In the world of internet connected software it’s common to think of standards — especially web standards — as a cohesive atomic unit. But in practice there are multiple consortium bodies that publish many paper specifications, just as there are many independent implementations of varying compliance to those specs. (And a significant number of official paper specifications out there are never implemented!)
Likewise, there are many de facto standards, which represent that which has informally achieved a dominant position by public acceptance. Internet Explorer’s famous (and nearly two decades old) XMLHttpRequest is a very good example of a de facto standard — bewildering spelling and all.
It’s important to differentiate between specs and standards. Specs are valuable, and may signal stability. But specs that precede an implementation usually fail because of the classic software discovery conundrum: something will be missed, and the consequences may make implementation terrible or impossible (see:
soap/ws-* and XML-RPC).
Specs without adoption (or worse: without implementation) have a much higher risk of abandonment — which is a fatal form of instability. On the other hand, strong adoption calcifies interfaces and tends to lead to more hardened and stable ecosystems.
Mobile computing has been around almost as long as the modern internet, but it really came into the mainstream with the launch of the iPhone in 2007. Apple may have reinvented the market overnight, but Google, Microsoft, Palm, Sony Ericsson, Nokia, and Blackberry were all credible competition, with deep coffers and decades of experience. Many efforts sought to standardize mobile application development– a few implementations were attempted, though none exist today. But the web remains, alongside the duopoly of walled gardens that are iOS and Android. Why? Because our industry most frequently coalesces around de facto standards, and de facto standards grow organically from use.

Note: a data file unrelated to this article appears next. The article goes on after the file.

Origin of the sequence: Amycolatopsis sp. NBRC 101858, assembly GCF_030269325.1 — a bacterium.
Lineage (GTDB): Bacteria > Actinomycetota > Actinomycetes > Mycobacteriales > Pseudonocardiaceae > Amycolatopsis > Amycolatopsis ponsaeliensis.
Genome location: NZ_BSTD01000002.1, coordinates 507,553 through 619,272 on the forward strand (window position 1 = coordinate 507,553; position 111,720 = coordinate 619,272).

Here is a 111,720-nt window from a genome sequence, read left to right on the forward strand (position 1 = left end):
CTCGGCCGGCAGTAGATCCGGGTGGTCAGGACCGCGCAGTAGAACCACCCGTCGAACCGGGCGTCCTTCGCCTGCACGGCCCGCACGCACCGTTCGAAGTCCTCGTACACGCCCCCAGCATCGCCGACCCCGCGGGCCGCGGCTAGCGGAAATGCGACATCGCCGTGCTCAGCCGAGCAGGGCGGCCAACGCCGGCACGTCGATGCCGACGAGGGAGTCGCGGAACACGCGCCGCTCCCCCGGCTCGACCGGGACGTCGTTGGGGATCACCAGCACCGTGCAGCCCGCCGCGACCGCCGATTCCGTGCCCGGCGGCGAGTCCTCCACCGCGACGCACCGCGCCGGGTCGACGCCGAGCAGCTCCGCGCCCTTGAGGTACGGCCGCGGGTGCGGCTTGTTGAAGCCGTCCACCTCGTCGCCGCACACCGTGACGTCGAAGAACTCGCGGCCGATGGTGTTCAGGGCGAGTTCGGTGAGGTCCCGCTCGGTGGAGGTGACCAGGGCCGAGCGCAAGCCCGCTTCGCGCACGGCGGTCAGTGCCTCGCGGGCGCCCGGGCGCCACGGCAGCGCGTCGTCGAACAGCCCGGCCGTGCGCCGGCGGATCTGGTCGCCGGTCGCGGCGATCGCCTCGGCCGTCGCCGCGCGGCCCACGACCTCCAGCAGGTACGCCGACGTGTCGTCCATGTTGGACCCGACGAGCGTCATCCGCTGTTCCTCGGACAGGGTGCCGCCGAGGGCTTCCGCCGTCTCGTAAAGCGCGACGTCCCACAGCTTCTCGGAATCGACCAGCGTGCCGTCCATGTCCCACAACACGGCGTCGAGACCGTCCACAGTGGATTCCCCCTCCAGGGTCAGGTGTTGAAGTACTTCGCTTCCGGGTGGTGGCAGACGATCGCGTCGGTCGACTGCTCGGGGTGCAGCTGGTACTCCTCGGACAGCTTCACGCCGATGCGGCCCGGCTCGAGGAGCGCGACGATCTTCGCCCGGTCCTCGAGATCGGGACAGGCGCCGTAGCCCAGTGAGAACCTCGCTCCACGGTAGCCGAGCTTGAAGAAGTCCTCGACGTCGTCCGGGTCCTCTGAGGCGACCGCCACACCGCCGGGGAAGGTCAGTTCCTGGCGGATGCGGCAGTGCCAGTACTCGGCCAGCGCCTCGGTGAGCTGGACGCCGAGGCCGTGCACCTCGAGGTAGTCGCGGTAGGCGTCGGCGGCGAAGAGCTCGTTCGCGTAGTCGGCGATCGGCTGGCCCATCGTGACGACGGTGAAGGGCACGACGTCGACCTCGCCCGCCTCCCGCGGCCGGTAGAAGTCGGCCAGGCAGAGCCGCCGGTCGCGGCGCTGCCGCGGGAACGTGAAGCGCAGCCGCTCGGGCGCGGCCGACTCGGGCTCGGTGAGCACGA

History does not repeat itself, but it does rhyme — and cloud computing has many similar characteristics to the web and mobile computing revolutions. There are many vendors, each working on many paper specs, each with many private implementations with varying degrees of compliance with de facto standards, such as cloning and re-cloning the S3 API.
Between Azure, Alibaba, Tencent, Baidu, IBM, Oracle, and GCP (to name a few), it’s unclear which non-AWS vendors will choose to sustain the extremely expensive ongoing investment necessary to build, operate, and maintain public cloud infrastructure. Perhaps most importantly, we don’t know who gets to play the role of Blackberry (or worse, Palm) in this cycle.
If the personal computing, first/second wave internet computing, and mobile computing revolutions are of any indication, things will get ugly. There will be consolidation, which is a nice way of saying some of these vendors are going away — and the workloads running on them will be shut down. The only certainty — which even its competitors will not argue — is that AWS is and has been for quite some time in the incumbent position, setting the de facto standards service after service, API after API.